Talking about a birthday really wouldn't have much to do with the great outdoors. But I received a couple of really nice gifts that I'd like to review for those who follow this blog. Again, as always, I don't get paid for writing this stuff - these are just my general thoughts and impressions on the gear I use and/or buy for myself or otherwise receive.

The focus of this post is the Streamlight MicroStream flashlight. It's a little sucker, about 2.5 inches long, black, anodized aluminum body with a pocket clip and a tailcap switch. At first I was a little concerned the light output would be sub-par for such a little light. Right now a Maglite Solitaire rides on my keychain and even with fresh batteries it's output is barely adequate for doing or seeing anything in the dark.

This MicroStream is like a blowtorch compared with the faint ember-like output of the Solitaire. With just a single AAA battery (like the Solitaire) it lights up even the darkest spaces. The tailcap switch makes it easy to manipulate with gloved hands, and it can be used in a temporary on-off fashion, or with a little more effort, clicked all the way to the 'on' position. This is much easier than trying to work the bezel switch on the Solitaire, which requires the use of two hands (one to steady the body of the light and one to twist the bezel).

I was a little worried about its overall size as well, as little things get lost easily around here, and although it arrives with a lanyard and a split ring, this particular unit has nowhere to attach the lanyard or split ring. This is either some sort of manufacturing oversight or a design flaw. But, the pocket clip (which can be removed with a little effort) makes up for this. I keep the MicroStream clipped to the inside of my front pocket, next to my wallet. I just have to get used to it being there so as to not knock it out of the way and lose it.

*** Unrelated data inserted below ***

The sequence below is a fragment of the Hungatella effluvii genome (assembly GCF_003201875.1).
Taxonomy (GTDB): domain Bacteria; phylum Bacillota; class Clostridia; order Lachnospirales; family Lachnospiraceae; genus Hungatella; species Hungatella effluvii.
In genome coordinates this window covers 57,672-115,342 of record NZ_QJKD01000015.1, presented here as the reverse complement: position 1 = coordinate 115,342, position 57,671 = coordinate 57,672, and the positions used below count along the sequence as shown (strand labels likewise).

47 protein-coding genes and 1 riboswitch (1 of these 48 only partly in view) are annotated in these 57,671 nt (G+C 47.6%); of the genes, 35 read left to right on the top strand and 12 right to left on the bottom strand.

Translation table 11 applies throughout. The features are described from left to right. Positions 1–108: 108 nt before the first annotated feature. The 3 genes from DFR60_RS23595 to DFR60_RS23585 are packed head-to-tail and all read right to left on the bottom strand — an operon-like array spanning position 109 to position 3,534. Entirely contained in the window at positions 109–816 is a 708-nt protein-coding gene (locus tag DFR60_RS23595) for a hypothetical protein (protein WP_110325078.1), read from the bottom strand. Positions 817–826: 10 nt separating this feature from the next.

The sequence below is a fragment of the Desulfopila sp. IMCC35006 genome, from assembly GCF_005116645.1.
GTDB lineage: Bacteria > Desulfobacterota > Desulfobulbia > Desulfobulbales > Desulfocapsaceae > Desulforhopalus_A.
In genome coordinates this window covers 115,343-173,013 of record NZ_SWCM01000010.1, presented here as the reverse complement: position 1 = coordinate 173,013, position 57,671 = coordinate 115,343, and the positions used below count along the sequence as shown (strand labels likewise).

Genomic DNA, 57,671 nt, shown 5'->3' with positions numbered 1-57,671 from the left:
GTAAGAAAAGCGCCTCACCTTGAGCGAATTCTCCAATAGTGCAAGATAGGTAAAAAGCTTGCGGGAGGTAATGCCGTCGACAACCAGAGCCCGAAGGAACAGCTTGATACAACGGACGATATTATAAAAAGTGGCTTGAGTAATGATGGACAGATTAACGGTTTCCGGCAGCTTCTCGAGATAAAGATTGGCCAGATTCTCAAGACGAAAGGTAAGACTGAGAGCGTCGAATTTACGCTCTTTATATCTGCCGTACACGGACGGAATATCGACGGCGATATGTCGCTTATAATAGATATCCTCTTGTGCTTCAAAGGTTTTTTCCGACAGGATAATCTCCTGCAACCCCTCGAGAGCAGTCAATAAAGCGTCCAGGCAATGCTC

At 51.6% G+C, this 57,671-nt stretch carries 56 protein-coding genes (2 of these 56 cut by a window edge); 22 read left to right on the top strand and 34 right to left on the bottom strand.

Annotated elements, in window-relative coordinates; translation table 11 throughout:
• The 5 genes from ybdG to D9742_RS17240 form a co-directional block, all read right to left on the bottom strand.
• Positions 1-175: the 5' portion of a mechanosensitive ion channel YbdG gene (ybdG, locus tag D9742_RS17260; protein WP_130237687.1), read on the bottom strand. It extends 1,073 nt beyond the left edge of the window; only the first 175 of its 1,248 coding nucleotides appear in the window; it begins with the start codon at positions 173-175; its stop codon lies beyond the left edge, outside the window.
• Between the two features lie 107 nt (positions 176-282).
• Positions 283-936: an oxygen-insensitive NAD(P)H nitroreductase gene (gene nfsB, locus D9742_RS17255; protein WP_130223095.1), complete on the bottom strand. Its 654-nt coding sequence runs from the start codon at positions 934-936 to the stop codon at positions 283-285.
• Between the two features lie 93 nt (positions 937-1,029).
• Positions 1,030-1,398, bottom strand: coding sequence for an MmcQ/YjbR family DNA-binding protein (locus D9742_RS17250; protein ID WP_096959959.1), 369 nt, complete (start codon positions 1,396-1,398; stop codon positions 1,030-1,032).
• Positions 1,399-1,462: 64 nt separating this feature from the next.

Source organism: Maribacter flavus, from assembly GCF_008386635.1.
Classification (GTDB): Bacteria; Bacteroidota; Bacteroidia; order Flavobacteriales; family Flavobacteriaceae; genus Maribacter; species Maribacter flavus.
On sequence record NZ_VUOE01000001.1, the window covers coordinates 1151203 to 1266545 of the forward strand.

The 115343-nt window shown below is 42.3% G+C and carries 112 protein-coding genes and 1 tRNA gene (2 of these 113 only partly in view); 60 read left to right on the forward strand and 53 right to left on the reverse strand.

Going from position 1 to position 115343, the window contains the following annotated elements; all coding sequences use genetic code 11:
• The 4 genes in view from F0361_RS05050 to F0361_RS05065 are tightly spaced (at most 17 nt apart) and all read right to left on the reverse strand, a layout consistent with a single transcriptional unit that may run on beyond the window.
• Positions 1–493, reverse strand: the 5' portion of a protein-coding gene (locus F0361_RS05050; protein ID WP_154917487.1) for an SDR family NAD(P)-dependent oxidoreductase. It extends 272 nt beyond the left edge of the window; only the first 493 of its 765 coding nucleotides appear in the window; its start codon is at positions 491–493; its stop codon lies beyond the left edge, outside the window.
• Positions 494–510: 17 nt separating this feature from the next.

Bear in mind that this form of 'carry' is just for every day use. When out in the woods a flashlight is invaluable for any number of uses - inspecting the bore or action of a firearm; reading your compass or GPS in the wee hours of the morning before sunrise; looking around in your truck for whatever random item it is you can't find with the aid of the pitiful dome lights the car manufacturers clearly install as a joke; making your way back to the trailhead after sunset, or any other time you might need a little extra light in a compact package. Its size means I can stuff the light in any number of smaller clothing or pack pockets.

The light shines bright enough to make a decent tent light when turning in for the night or getting up to start the morning. While not a dedicated hanging light, the beam pattern is just wide enough to make it useful for throwing light into a gear bag, duffel or backpack to find that spare set of wool socks you Just Know You're Going To Need later on.

Overall, I call this little gem a win-win in terms of size, price and features. The only downside I have is that there is no provision (that I can find) for a red lens filter. Short of being some sort of mall ninja, a red lens is really useful at night so you don't blast your night vision all to hell and back. By stimulating the retina less than white light, the red illumination preserves your night vision and also shocks the eye less, allowing you to focus on the task at hand and not worrying about visual adjustments. Aside from the lack of a way to securely attach the lanyard and the lack of a lens filter kit, I'll give this thing 4 out of 5 (antler) points!

Next up (and with better pictures) will be the new hearing protectors I received. I think a proper review requires some range time, so let me get that out of the way (oh darn) and report back!